So just what are some of the visualisation techniques you can apply to help you reach your own performance goals? Here are five I find particularly useful.
Focus on the outcomes
For an Olympic athlete this might be imagining themselves on the podium receiving their gold medal, hearing their national anthem and the cheers of the crowd. The technique is the same in business coaching. Say you have a public speaking engagement, you can visualise yourself onstage performing to your best level. It’s a wonderful speech and you too can hear the appreciative applause. Just by doing this you should already be feeling your body fill with confidence. Because nerves and anxiety are likely to be the major factor in so many situations, by focusing on the successful outcome you can take care of a lot of the noise, the intrusive thoughts and feelings you might have, because you are totally focused on something positive. It’s a very good way to alleviate those fears and helps put you at your ease.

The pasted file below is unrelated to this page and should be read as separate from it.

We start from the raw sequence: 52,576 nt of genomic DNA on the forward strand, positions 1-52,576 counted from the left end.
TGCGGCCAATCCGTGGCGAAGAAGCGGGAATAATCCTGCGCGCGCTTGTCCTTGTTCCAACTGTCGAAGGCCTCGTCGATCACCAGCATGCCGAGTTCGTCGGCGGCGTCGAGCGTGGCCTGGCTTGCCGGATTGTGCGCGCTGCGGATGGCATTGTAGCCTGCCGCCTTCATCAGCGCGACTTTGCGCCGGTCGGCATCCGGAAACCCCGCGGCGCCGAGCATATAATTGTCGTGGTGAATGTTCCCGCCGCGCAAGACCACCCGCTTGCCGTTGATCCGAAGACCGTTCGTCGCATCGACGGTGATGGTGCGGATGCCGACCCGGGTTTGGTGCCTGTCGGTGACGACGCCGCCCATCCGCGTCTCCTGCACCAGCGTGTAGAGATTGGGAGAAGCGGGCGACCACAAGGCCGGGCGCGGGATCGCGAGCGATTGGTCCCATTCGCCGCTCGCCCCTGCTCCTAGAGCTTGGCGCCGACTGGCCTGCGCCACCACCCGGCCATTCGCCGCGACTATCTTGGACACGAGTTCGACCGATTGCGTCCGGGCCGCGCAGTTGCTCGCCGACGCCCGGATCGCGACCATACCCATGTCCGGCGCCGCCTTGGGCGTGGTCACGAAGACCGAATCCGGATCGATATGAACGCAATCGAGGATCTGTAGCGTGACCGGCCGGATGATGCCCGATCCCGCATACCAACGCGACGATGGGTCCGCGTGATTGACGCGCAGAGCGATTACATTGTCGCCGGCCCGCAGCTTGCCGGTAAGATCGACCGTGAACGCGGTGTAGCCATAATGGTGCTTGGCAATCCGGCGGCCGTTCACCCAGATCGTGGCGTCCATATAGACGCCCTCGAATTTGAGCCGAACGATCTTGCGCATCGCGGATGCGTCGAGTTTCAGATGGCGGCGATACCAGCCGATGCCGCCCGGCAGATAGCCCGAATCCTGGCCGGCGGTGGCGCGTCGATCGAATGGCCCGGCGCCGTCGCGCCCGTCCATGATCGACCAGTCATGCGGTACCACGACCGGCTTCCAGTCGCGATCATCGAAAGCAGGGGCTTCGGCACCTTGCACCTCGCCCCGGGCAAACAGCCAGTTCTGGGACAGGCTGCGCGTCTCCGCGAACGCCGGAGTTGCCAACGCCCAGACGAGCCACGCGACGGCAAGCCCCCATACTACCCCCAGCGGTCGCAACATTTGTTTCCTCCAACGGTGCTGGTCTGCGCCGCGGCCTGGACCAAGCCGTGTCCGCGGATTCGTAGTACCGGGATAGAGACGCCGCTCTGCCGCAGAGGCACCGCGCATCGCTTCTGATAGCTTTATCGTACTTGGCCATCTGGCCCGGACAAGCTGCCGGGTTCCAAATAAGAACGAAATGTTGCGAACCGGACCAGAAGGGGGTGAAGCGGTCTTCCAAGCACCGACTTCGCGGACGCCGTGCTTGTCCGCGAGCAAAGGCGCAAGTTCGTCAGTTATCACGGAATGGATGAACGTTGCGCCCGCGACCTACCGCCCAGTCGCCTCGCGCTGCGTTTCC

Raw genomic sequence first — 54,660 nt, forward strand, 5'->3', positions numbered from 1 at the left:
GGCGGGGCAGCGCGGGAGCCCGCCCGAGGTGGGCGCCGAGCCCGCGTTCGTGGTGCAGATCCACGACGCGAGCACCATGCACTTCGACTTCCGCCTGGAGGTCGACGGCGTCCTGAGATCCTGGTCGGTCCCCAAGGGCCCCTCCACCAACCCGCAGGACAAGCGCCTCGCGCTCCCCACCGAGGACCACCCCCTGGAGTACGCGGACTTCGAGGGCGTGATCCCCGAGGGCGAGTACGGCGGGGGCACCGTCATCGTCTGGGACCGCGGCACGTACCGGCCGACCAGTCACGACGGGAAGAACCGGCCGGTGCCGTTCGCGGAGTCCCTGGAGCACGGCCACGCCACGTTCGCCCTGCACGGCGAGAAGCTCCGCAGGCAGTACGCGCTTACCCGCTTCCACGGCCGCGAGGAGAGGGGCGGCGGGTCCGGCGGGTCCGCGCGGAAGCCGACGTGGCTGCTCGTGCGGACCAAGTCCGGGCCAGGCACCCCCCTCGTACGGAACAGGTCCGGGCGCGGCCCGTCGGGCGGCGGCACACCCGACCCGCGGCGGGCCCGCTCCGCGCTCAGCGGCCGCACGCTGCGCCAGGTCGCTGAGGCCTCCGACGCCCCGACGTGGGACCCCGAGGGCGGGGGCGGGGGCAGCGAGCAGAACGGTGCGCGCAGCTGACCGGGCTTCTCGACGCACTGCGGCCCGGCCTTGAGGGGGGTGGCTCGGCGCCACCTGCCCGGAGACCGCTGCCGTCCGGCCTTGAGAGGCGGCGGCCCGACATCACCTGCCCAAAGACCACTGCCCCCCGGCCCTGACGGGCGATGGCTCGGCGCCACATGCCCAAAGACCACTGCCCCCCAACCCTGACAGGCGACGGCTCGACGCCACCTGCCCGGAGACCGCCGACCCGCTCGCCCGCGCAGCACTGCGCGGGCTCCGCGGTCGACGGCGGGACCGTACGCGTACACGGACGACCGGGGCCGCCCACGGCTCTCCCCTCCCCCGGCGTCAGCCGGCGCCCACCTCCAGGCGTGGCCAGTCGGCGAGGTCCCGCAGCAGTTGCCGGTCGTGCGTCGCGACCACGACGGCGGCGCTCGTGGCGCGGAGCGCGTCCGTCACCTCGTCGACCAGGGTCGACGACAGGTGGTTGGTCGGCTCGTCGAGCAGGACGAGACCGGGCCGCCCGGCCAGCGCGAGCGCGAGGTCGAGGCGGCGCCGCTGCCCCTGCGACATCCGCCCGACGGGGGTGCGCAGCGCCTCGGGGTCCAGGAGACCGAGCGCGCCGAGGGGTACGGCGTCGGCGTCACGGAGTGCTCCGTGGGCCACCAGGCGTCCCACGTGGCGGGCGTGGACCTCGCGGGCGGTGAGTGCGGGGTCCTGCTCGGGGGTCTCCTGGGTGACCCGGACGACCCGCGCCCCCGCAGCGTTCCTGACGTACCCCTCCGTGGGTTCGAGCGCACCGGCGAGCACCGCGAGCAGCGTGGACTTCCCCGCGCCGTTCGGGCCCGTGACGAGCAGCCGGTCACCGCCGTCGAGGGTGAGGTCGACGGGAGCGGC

By going through a tricky situation in advance, by visualising just what you are going to face, by having a trial run, so to speak, you can prepare yourself for all the challenges you think you might have to face. Who are going to be the players in the room? What conversations are likely to happen? What’s going to come up and what’s your response going to be? How are you behaving at that moment? How is your response going down with those key players?
The more you can build the picture, give it shape and colour, using all your senses, the better. Can you hear that applause as they congratulate you on the successful outcome of your project? Can you feel the handshake from your boss as they thank you for all your hard work? The more senses you can bring to the fore, the better it will be and the more confidence you’ll build.
It’s also worth going through a worst case scenario. It can be scary, but by thinking it through, by imagining your responses, you can actually take away much of the fear that comes from worrying about a negative outcome. Having thought through the strategies to overcome that fear, you’re not only better prepared, but it can also be very empowering before you even step into the room.
Take a breather